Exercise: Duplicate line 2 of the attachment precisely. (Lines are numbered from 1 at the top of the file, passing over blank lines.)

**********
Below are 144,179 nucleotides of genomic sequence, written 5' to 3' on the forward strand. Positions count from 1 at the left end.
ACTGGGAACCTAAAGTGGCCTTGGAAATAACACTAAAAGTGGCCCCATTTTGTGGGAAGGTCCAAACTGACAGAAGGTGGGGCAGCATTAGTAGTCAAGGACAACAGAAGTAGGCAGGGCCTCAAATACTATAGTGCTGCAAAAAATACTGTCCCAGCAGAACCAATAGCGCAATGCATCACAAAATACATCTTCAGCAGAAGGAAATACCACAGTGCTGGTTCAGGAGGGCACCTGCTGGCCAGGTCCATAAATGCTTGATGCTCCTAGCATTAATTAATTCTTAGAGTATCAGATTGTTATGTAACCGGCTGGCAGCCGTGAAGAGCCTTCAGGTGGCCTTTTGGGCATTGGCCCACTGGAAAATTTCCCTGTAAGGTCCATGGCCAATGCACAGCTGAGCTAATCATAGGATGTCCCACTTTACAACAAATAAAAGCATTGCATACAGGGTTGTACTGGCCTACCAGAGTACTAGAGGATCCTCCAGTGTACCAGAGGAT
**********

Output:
ACTGGGAACCTAAAGTGGCCTTGGAAATAACACTAAAAGTGGCCCCATTTTGTGGGAAGGTCCAAACTGACAGAAGGTGGGGCAGCATTAGTAGTCAAGGACAACAGAAGTAGGCAGGGCCTCAAATACTATAGTGCTGCAAAAAATACTGTCCCAGCAGAACCAATAGCGCAATGCATCACAAAATACATCTTCAGCAGAAGGAAATACCACAGTGCTGGTTCAGGAGGGCACCTGCTGGCCAGGTCCATAAATGCTTGATGCTCCTAGCATTAATTAATTCTTAGAGTATCAGATTGTTATGTAACCGGCTGGCAGCCGTGAAGAGCCTTCAGGTGGCCTTTTGGGCATTGGCCCACTGGAAAATTTCCCTGTAAGGTCCATGGCCAATGCACAGCTGAGCTAATCATAGGATGTCCCACTTTACAACAAATAAAAGCATTGCATACAGGGTTGTACTGGCCTACCAGAGTACTAGAGGATCCTCCAGTGTACCAGAGGAT